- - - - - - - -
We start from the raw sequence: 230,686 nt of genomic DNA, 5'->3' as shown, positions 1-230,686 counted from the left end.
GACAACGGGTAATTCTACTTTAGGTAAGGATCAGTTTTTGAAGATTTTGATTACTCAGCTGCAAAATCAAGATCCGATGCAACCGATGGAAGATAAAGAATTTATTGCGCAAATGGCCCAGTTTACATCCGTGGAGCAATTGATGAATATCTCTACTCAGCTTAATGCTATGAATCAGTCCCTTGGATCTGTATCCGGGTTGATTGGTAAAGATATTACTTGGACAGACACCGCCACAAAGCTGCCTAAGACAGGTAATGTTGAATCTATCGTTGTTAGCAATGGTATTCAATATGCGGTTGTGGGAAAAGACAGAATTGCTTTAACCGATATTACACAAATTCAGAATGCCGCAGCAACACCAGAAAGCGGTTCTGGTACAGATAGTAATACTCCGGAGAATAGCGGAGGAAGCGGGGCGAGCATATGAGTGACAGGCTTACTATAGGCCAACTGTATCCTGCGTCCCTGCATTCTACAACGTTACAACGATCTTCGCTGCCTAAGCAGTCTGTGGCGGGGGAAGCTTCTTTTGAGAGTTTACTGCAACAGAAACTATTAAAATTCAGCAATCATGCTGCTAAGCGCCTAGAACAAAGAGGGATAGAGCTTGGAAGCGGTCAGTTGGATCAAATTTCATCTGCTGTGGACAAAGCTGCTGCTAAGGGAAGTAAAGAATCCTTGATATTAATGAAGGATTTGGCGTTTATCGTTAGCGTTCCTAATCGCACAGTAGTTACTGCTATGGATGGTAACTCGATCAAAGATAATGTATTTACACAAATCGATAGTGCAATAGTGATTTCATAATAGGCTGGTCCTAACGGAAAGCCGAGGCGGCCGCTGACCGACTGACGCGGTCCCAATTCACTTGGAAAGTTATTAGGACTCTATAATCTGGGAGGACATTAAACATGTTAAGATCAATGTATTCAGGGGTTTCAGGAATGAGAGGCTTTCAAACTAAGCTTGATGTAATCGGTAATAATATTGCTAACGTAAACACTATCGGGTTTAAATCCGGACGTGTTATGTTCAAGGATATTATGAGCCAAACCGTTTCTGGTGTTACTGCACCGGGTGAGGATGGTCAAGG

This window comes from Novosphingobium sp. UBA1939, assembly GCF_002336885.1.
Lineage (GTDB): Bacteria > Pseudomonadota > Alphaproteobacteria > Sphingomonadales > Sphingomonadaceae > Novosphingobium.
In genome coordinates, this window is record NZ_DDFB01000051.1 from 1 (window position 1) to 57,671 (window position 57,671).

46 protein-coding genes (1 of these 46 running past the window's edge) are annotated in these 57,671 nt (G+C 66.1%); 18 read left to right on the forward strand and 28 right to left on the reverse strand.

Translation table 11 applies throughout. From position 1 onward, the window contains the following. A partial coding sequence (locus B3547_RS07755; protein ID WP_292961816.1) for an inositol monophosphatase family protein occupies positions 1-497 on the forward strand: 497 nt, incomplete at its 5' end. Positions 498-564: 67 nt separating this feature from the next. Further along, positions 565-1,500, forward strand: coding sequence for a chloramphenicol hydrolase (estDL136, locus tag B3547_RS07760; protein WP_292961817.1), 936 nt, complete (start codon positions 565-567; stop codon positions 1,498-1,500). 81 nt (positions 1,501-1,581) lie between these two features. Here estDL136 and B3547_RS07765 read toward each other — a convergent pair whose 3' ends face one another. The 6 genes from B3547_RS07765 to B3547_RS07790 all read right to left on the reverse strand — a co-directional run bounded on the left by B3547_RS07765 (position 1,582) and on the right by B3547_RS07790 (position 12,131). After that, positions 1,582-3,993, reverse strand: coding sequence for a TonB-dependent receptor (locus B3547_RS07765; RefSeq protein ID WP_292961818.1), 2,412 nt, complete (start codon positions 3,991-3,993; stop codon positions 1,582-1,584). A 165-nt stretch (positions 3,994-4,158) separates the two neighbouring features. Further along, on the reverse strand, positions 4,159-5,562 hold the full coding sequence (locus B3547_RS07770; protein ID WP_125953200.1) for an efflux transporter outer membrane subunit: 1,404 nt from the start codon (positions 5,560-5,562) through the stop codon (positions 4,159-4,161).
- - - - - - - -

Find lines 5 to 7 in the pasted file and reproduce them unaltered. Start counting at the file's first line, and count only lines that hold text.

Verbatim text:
In genome coordinates, this window is record NZ_DDFB01000051.1 from 1 (window position 1) to 57,671 (window position 57,671).

46 protein-coding genes (1 of these 46 running past the window's edge) are annotated in these 57,671 nt (G+C 66.1%); 18 read left to right on the forward strand and 28 right to left on the reverse strand.

Translation table 11 applies throughout. From position 1 onward, the window contains the following. A partial coding sequence (locus B3547_RS07755; protein ID WP_292961816.1) for an inositol monophosphatase family protein occupies positions 1-497 on the forward strand: 497 nt, incomplete at its 5' end. Positions 498-564: 67 nt separating this feature from the next. Further along, positions 565-1,500, forward strand: coding sequence for a chloramphenicol hydrolase (estDL136, locus tag B3547_RS07760; protein WP_292961817.1), 936 nt, complete (start codon positions 565-567; stop codon positions 1,498-1,500). 81 nt (positions 1,501-1,581) lie between these two features. Here estDL136 and B3547_RS07765 read toward each other — a convergent pair whose 3' ends face one another. The 6 genes from B3547_RS07765 to B3547_RS07790 all read right to left on the reverse strand — a co-directional run bounded on the left by B3547_RS07765 (position 1,582) and on the right by B3547_RS07790 (position 12,131). After that, positions 1,582-3,993, reverse strand: coding sequence for a TonB-dependent receptor (locus B3547_RS07765; RefSeq protein ID WP_292961818.1), 2,412 nt, complete (start codon positions 3,991-3,993; stop codon positions 1,582-1,584). A 165-nt stretch (positions 3,994-4,158) separates the two neighbouring features. Further along, on the reverse strand, positions 4,159-5,562 hold the full coding sequence (locus B3547_RS07770; protein ID WP_125953200.1) for an efflux transporter outer membrane subunit: 1,404 nt from the start codon (positions 5,560-5,562) through the stop codon (positions 4,159-4,161).